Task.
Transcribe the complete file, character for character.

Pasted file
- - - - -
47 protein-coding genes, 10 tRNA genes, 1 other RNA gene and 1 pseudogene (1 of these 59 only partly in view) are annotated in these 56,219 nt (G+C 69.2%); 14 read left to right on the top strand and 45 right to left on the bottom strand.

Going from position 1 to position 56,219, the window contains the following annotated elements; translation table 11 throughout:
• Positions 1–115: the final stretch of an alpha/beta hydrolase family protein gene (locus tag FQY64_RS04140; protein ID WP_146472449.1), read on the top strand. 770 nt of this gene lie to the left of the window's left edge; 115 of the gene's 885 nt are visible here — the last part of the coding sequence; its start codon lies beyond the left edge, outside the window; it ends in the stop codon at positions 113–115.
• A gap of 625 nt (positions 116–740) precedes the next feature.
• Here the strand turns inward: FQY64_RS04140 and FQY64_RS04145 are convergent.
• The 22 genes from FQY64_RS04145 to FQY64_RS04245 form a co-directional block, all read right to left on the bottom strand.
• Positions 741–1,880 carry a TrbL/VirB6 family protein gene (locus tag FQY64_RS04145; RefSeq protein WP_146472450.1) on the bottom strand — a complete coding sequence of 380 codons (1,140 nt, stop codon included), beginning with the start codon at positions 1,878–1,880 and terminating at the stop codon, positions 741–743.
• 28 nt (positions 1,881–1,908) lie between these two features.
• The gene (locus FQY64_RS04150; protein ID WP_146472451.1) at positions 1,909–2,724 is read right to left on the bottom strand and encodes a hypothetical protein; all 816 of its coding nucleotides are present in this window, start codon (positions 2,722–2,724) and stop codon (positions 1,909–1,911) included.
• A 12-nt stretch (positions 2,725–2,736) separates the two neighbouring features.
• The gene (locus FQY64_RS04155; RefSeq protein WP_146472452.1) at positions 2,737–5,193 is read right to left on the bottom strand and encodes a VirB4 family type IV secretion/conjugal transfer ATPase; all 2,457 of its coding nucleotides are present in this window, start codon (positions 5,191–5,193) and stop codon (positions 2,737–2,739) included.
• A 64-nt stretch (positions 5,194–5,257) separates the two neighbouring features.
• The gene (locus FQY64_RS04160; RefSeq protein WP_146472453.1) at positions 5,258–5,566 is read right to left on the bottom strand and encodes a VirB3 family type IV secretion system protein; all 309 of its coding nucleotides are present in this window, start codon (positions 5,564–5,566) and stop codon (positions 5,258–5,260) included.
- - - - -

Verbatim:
47 protein-coding genes, 10 tRNA genes, 1 other RNA gene and 1 pseudogene (1 of these 59 only partly in view) are annotated in these 56,219 nt (G+C 69.2%); 14 read left to right on the top strand and 45 right to left on the bottom strand.

Going from position 1 to position 56,219, the window contains the following annotated elements; translation table 11 throughout:
• Positions 1–115: the final stretch of an alpha/beta hydrolase family protein gene (locus tag FQY64_RS04140; protein ID WP_146472449.1), read on the top strand. 770 nt of this gene lie to the left of the window's left edge; 115 of the gene's 885 nt are visible here — the last part of the coding sequence; its start codon lies beyond the left edge, outside the window; it ends in the stop codon at positions 113–115.
• A gap of 625 nt (positions 116–740) precedes the next feature.
• Here the strand turns inward: FQY64_RS04140 and FQY64_RS04145 are convergent.
• The 22 genes from FQY64_RS04145 to FQY64_RS04245 form a co-directional block, all read right to left on the bottom strand.
• Positions 741–1,880 carry a TrbL/VirB6 family protein gene (locus tag FQY64_RS04145; RefSeq protein WP_146472450.1) on the bottom strand — a complete coding sequence of 380 codons (1,140 nt, stop codon included), beginning with the start codon at positions 1,878–1,880 and terminating at the stop codon, positions 741–743.
• 28 nt (positions 1,881–1,908) lie between these two features.
• The gene (locus FQY64_RS04150; protein ID WP_146472451.1) at positions 1,909–2,724 is read right to left on the bottom strand and encodes a hypothetical protein; all 816 of its coding nucleotides are present in this window, start codon (positions 2,722–2,724) and stop codon (positions 1,909–1,911) included.
• A 12-nt stretch (positions 2,725–2,736) separates the two neighbouring features.
• The gene (locus FQY64_RS04155; RefSeq protein WP_146472452.1) at positions 2,737–5,193 is read right to left on the bottom strand and encodes a VirB4 family type IV secretion/conjugal transfer ATPase; all 2,457 of its coding nucleotides are present in this window, start codon (positions 5,191–5,193) and stop codon (positions 2,737–2,739) included.
• A 64-nt stretch (positions 5,194–5,257) separates the two neighbouring features.
• The gene (locus FQY64_RS04160; RefSeq protein WP_146472453.1) at positions 5,258–5,566 is read right to left on the bottom strand and encodes a VirB3 family type IV secretion system protein; all 309 of its coding nucleotides are present in this window, start codon (positions 5,564–5,566) and stop codon (positions 5,258–5,260) included.